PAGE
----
Both mental and physical fatigue have an ever- increasing influence on sexual activity. An active sex life in the middle years means being in good condition, for if a job requires a great deal of physical effort, a man may simply not be fit enough to have stamina left over at the end of a day to enjoy an active sex life. Sometimes, if a man is not fit, a weekend of recreation is more exhausting than the demands of his job, particularly in the age group of 50 and over. Again, this leaves very little energy for sexual activity.
If a man is exposed to unaccustomed or excessive physical activity he may feel a loss of sexual responsiveness for a day or so, which will add to his feeling of despondency.
Sexuality in Older Men
Masters and Johnson, a pioneering research team in human sexuality, made a detailed study of the psychological and physiological factors that might contribute to a decline in a man’s sexual prowess as he grows older. From their studies it became obvious that there are factors that affect a man’s sexual responsiveness:
- monotony, described as being the result of repetitious sexual relationships
- preoccupation with career and economic pursuits
- mental or physical fatigue
- overindulgence in food and drink
- any physical or mental infirmities in either of the partners
- tear that his performance does not come up to scratch may be greater than at any other time in his life, especially during a time of stressful career decisions.
Monotony is quoted most often and most constantly as the factor that leads to a loss of interest in sex and sexual performance. The end result of this may be one of dutiful indulgence and the need for sexual release. This sometimes arises from a failure of the sexual part of a relationship to grow throughout the marriage. Overfamiliarity with a partner is often blamed; the female partner may no longer be stimulating to her man. She herself may be engrossed in looking after children, or busy with her career. Furthermore, women generally do age more during their 40s and 50s in terms of physical appearance than men. Without attention to her appearance, a woman may become older-looking than her partner.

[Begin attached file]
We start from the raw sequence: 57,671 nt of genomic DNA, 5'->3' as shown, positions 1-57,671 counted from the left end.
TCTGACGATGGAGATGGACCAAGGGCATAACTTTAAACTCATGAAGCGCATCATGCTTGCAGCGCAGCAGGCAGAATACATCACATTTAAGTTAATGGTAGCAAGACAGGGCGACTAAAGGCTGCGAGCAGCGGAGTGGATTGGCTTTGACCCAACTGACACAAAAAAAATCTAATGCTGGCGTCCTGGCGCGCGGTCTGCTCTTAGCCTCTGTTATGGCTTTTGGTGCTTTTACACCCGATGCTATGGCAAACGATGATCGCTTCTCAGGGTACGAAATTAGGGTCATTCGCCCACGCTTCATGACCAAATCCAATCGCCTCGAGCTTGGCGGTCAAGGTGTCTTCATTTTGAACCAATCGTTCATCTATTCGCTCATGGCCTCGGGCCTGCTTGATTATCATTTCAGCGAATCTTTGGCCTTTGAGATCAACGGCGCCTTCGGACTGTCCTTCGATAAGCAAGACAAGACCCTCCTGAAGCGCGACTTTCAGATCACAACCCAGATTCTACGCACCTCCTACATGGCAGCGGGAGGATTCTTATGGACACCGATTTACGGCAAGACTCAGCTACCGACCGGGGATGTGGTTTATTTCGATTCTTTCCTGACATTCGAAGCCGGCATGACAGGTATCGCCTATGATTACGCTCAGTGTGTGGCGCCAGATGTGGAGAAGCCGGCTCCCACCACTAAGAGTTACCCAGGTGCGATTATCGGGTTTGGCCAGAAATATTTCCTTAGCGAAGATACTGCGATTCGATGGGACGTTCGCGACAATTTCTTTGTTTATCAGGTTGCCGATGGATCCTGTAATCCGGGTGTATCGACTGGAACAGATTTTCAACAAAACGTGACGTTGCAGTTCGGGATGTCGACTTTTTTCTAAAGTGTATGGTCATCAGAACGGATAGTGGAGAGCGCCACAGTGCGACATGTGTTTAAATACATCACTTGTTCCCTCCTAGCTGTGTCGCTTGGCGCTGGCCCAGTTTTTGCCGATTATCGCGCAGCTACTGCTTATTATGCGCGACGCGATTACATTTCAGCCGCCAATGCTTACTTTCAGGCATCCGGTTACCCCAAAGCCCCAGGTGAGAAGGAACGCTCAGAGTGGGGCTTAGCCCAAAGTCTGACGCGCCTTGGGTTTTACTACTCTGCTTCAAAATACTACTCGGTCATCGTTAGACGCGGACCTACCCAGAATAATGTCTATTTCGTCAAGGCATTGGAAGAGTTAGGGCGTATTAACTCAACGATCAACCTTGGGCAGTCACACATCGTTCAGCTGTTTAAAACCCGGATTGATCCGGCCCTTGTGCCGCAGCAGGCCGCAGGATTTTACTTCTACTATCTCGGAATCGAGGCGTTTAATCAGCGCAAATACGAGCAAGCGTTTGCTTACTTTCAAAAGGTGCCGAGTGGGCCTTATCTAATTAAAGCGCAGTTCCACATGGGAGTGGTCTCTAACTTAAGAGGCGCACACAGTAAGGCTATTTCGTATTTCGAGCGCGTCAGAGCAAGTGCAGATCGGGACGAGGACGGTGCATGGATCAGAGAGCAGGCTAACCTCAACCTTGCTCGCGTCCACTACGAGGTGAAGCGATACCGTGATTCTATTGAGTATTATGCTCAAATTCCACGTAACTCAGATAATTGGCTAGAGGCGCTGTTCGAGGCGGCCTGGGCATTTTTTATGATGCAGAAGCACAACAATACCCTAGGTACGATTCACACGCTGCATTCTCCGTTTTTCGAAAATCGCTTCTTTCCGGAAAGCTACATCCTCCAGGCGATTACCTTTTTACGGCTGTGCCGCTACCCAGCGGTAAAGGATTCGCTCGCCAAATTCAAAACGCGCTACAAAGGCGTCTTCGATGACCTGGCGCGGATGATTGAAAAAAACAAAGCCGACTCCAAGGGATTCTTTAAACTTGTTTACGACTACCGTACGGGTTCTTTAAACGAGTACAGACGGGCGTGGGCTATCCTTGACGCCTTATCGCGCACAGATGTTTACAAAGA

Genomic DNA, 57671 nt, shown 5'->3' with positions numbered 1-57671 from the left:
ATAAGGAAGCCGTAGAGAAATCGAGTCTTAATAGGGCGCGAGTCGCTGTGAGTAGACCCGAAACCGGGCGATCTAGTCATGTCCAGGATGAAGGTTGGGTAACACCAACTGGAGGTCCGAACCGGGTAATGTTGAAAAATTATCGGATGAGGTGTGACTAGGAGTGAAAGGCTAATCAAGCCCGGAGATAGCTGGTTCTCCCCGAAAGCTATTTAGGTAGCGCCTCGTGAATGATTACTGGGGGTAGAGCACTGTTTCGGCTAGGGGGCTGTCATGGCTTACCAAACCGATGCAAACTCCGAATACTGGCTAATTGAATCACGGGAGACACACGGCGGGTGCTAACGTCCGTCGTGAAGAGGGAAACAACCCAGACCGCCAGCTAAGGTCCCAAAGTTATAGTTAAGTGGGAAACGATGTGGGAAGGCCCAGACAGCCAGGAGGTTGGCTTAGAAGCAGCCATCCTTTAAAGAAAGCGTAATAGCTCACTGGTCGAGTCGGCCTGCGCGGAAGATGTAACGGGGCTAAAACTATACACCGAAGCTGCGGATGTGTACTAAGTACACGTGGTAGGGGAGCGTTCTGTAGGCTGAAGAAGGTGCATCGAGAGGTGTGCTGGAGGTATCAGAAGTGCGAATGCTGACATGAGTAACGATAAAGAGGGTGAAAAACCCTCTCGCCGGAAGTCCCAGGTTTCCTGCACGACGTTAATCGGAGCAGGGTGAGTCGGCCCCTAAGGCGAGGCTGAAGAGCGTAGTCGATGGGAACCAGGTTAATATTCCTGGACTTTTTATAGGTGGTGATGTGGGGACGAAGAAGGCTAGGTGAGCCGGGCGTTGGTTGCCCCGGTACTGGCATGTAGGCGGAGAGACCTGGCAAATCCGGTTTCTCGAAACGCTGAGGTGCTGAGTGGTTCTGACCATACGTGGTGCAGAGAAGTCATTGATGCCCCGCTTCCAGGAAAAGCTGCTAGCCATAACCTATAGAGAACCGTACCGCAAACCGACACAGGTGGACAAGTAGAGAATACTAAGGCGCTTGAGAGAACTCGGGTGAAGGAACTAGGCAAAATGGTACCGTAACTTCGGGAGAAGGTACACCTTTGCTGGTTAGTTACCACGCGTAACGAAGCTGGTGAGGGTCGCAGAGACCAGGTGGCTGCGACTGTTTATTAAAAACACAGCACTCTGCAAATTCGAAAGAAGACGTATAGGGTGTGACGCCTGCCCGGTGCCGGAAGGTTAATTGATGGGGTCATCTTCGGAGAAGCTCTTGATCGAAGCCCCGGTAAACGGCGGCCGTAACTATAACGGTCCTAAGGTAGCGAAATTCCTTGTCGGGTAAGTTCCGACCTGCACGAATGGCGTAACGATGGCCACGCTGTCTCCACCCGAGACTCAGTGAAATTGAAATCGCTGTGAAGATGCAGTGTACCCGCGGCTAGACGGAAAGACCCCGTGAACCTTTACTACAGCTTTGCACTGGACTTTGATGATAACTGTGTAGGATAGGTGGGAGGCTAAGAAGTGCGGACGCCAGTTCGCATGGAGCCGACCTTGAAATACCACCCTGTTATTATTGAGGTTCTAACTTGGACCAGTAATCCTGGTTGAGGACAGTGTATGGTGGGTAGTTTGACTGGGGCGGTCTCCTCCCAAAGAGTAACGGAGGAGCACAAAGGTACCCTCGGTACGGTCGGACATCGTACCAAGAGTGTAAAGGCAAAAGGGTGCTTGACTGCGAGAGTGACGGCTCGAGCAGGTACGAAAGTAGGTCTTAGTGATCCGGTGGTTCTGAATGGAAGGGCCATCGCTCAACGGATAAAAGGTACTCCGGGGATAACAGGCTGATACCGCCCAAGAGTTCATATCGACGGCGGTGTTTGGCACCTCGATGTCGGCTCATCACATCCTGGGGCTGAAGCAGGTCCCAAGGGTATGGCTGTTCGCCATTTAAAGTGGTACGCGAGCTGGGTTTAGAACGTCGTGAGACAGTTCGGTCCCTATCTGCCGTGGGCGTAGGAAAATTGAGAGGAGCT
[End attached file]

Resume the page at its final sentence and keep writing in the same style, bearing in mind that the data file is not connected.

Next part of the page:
As men grow older they eat and drink more, which has a tendency to repress their sex drives. Also, if men feel satisfied from good food this lowers their capacity to achieve in other areas. Overindulgence in alcohol has a particularly negative effect on potency. Impotence developing in a hitherto potent man often makes him drink excessive alcohol and otherwise behave in a way that has not been in his nature.
Most men approaching middle age become concerned about performance. One of the ways of handling any concern is to withdraw from having to perform. This leads to total avoidance of sex within the marriage. If a man is also drinking heavily it only makes matters worse. A problem may arise within the marriage.
A man may find that he is impotent with his wife but with another partner, who cannot measure present sexual performance against past, he is perfectly normal.
At any age, physical or mental infirmity can lower or even eliminate sexual drive. After the age of 40 physical or emotional difficulties have a much greater effect, and above the age of 60 a tremendously negative influence. Being physically disabled in the short or long term lowers sexual responsiveness in either sex, but if the illness is acute, such as pneumonia, loss of libido is usually transient and accepted by both partners. With more long¬standing disabilities, such as arthritis, interest in sex may decline slowly until it becomes non-existent. Conditions such as long¬standing diabetes can lead to impotence in men for medical reasons and such problems need to be discussed with a partner.